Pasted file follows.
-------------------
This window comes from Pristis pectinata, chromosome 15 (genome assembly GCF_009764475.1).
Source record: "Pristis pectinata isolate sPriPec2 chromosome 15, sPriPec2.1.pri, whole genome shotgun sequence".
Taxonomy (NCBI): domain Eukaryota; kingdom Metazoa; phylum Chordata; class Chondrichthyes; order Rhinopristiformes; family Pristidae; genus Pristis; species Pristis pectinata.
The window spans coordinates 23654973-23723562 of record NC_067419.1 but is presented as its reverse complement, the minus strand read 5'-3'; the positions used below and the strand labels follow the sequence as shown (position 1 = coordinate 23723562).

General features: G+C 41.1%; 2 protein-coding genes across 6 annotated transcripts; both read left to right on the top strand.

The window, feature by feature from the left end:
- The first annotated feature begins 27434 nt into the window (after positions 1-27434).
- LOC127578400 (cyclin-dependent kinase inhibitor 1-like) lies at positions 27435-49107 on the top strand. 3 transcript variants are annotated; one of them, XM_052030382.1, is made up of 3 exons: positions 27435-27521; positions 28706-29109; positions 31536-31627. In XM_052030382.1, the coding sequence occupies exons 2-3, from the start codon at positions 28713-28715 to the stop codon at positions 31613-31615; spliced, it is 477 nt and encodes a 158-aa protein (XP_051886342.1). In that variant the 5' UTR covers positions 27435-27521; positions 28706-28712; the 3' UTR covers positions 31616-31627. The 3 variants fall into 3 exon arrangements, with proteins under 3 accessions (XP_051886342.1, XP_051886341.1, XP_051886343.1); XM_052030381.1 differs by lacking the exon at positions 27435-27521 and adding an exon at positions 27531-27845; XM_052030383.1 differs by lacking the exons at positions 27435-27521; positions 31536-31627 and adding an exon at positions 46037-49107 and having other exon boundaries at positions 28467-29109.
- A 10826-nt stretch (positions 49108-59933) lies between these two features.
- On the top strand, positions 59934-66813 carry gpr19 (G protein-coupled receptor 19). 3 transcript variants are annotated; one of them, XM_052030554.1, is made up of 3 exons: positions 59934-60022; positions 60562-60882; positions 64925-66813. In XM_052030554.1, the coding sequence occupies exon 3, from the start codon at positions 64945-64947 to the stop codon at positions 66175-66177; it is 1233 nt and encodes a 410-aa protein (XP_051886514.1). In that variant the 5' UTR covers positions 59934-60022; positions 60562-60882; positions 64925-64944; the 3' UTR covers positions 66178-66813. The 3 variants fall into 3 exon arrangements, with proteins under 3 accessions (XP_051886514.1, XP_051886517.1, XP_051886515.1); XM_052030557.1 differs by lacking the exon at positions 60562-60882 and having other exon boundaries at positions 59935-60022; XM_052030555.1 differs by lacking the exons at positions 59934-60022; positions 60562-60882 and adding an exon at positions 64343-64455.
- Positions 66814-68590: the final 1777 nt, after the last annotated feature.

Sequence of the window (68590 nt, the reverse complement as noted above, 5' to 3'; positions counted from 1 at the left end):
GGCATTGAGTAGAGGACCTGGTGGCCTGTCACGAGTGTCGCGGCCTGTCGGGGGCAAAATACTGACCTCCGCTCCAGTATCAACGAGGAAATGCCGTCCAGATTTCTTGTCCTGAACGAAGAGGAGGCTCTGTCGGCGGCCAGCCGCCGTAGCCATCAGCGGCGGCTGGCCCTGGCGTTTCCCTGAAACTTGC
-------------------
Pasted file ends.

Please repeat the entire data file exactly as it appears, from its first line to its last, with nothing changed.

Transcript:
This window comes from Pristis pectinata, chromosome 15 (genome assembly GCF_009764475.1).
Source record: "Pristis pectinata isolate sPriPec2 chromosome 15, sPriPec2.1.pri, whole genome shotgun sequence".
Taxonomy (NCBI): domain Eukaryota; kingdom Metazoa; phylum Chordata; class Chondrichthyes; order Rhinopristiformes; family Pristidae; genus Pristis; species Pristis pectinata.
The window spans coordinates 23654973-23723562 of record NC_067419.1 but is presented as its reverse complement, the minus strand read 5'-3'; the positions used below and the strand labels follow the sequence as shown (position 1 = coordinate 23723562).

General features: G+C 41.1%; 2 protein-coding genes across 6 annotated transcripts; both read left to right on the top strand.

The window, feature by feature from the left end:
- The first annotated feature begins 27434 nt into the window (after positions 1-27434).
- LOC127578400 (cyclin-dependent kinase inhibitor 1-like) lies at positions 27435-49107 on the top strand. 3 transcript variants are annotated; one of them, XM_052030382.1, is made up of 3 exons: positions 27435-27521; positions 28706-29109; positions 31536-31627. In XM_052030382.1, the coding sequence occupies exons 2-3, from the start codon at positions 28713-28715 to the stop codon at positions 31613-31615; spliced, it is 477 nt and encodes a 158-aa protein (XP_051886342.1). In that variant the 5' UTR covers positions 27435-27521; positions 28706-28712; the 3' UTR covers positions 31616-31627. The 3 variants fall into 3 exon arrangements, with proteins under 3 accessions (XP_051886342.1, XP_051886341.1, XP_051886343.1); XM_052030381.1 differs by lacking the exon at positions 27435-27521 and adding an exon at positions 27531-27845; XM_052030383.1 differs by lacking the exons at positions 27435-27521; positions 31536-31627 and adding an exon at positions 46037-49107 and having other exon boundaries at positions 28467-29109.
- A 10826-nt stretch (positions 49108-59933) lies between these two features.
- On the top strand, positions 59934-66813 carry gpr19 (G protein-coupled receptor 19). 3 transcript variants are annotated; one of them, XM_052030554.1, is made up of 3 exons: positions 59934-60022; positions 60562-60882; positions 64925-66813. In XM_052030554.1, the coding sequence occupies exon 3, from the start codon at positions 64945-64947 to the stop codon at positions 66175-66177; it is 1233 nt and encodes a 410-aa protein (XP_051886514.1). In that variant the 5' UTR covers positions 59934-60022; positions 60562-60882; positions 64925-64944; the 3' UTR covers positions 66178-66813. The 3 variants fall into 3 exon arrangements, with proteins under 3 accessions (XP_051886514.1, XP_051886517.1, XP_051886515.1); XM_052030557.1 differs by lacking the exon at positions 60562-60882 and having other exon boundaries at positions 59935-60022; XM_052030555.1 differs by lacking the exons at positions 59934-60022; positions 60562-60882 and adding an exon at positions 64343-64455.
- Positions 66814-68590: the final 1777 nt, after the last annotated feature.

Sequence of the window (68590 nt, the reverse complement as noted above, 5' to 3'; positions counted from 1 at the left end):
GGCATTGAGTAGAGGACCTGGTGGCCTGTCACGAGTGTCGCGGCCTGTCGGGGGCAAAATACTGACCTCCGCTCCAGTATCAACGAGGAAATGCCGTCCAGATTTCTTGTCCTGAACGAAGAGGAGGCTCTGTCGGCGGCCAGCCGCCGTAGCCATCAGCGGCGGCTGGCCCTGGCGTTTCCCTGAAACTTGC